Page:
Ready to buy? What happens next?
Purchasing a home is a big decision.
Let’s talk about what happens next.
First thing’s first, why do people want to buy homes?
We find that the three main reasons why people buy homes are:
The American Dream: Whether it’s your first home or your fifth home, there is a sense of pride and joy in owning your own home.
Tax Advantages: (We could go on for days about this!) Property taxes and qualified home interest are tax deductible. Consult your tax advisor for the latest information. (Shameless plug: We, The Whipple Group, can also give you a run down of what those tax breaks look like for your specific situation. Please feel free to slide into our DMs and we can take a look at that with you!)
Investment Potential: A home is likely to be your largest investment. In the long run, appreciation in the value of your home will outpace inflation. You can use the equity in your home as collateral.
Next, let’s get you a buyer’s agent.
A lot of the times you hear people say “Why would I get a buyer’s agent when I can do this myself? I know the market, I’m smart, I love looking on Zillow and I can negotiate like no one’s business!” Fair! BUT there are a ton of misconceptions about what you get when you use a buyer’s agent, and how much you pay them. Let’s take a look:
“It’s easy and fun to find a home online.” It might be fun, but the hard part about only looking online is that the information isn’t always accurate. There is this wonderful thing called MLS (Multiple Listing Service) that is the keeper of all of the latest and greatest information about the properties. Catch is, only agents are able to access this information. They also act as your “personal shopper” and can send you new listings as they come on the market in case you haven’t seen them yet.
“I can negotiate better than anyone I know.” We believe you! But when it comes to real estate transactions there are so many tricky things that come up. It would be impossible for you to know what to do unless you have “been there, done that” as many times as your agent has. They’ve seen it all! Your buyer’s agent’s job is to get you the most bang for your buck, and that means doing their diligence and analyzing every situation that occurs.
“I don’t want to pay someone when I can do this myself” This is a big one, if not THE BIGGEST one. Although that is an incredibly reasonable thought, this is also a misunderstanding. 99% of the time you don’t pay your buyer’s agent anything! You might be thinking “What? You’re lying. No way! But my sister-in-laws hair dresser told me that you pay them a percent of the final sale and that it’s all a scam.” Don’t listen to her! A buyer’s agent’s commission comes from the listing agent’s split. If you think about it, the listing agent is doing less work, therefore making less money. If they were to “double end” the deal, meaning representing both sides, they take all of the commission and do all of the work on the transaction. When a buyer has their own agent, that agent is there working for JUST them and all of their attention is getting them the best deal possible. It’s a beautiful thing!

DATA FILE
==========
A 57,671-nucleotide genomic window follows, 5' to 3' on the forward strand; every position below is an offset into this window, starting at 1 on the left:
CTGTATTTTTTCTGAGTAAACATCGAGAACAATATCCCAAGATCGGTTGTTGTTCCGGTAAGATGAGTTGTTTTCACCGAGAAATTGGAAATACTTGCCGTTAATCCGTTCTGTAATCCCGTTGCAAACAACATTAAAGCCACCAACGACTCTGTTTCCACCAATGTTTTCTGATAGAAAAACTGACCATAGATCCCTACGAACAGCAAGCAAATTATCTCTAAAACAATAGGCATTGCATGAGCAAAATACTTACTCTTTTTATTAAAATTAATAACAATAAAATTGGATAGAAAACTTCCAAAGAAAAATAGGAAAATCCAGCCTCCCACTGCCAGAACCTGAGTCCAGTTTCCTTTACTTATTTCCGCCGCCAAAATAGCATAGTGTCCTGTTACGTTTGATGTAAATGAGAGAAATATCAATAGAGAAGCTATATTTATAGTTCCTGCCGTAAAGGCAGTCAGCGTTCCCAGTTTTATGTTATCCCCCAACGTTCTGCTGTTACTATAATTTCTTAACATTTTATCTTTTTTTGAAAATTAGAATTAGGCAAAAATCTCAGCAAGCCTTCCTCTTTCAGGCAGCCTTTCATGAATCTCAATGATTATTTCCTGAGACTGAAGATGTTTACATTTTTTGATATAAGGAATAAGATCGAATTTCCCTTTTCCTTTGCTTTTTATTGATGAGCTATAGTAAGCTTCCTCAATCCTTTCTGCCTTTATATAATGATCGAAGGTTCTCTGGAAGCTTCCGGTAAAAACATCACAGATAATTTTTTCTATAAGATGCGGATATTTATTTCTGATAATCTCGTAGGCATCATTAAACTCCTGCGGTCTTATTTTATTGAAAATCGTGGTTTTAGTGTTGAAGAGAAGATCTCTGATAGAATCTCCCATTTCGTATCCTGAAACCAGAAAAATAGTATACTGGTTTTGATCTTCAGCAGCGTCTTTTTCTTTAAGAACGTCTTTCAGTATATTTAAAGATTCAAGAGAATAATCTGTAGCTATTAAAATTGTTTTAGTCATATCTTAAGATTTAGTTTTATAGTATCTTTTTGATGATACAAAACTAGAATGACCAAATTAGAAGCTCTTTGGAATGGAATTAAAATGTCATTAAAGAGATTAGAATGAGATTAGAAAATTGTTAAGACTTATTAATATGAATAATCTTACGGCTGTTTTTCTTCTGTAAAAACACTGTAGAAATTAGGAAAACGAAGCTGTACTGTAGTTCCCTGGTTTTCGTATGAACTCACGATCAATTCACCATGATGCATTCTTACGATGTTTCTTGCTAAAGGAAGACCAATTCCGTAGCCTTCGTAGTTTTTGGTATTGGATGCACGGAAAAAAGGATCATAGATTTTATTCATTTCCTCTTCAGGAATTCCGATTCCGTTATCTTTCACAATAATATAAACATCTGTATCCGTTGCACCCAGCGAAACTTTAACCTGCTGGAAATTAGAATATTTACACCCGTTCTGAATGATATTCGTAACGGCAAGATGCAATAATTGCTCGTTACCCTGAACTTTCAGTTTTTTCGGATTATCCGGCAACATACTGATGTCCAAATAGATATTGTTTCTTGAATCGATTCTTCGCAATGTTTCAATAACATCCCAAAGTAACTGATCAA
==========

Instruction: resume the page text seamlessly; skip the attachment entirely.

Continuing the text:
“I’m extremely organized and all the moving parts don’t scare me.” That’s great! There will definitely be moving parts for you in the process of purchasing a home. But take a look at all these things you’d have to do that you’ve never had to do before: Find and meet an inspector, appraiser, survey company, radon and/or gas survey, mortgage brokers, real estate attorneys, seller’s agent, just to name a few. On top of handling all of these things, your buyer’s agent have their preferred vendors that they trust to get the job done quickly and correctly.
Things you should know.
Because we like you so much we are going to let you in on a couple real estate tips:
Choose a home with an eye towards future needs. Buying a home is a big investment. If you can stretch a little today to buy a home that you can grow into, do it.
Once you are ready to buy, move quickly. The best properties go fast. Once you have made up your mind to buy a home, be prepared to make decisions quickly. If you find the right house today, but are not ready to move until tomorrow, you may already be too late.
Not all “fixer-uppers” are good deals. Before you proceed, do a careful evaluation of what you will have to invest and consult with your realtor to learn what you can reasonably expect when you put the home back on the market.
Shop with your head, not with your heart. Remember the purpose of your “needs and desires” list. Shopping for a home is an emotional process. Your heart will cost you money, use your head.
Location, location, location. No home is an island, and the value of yours is affected by the homes that surround it.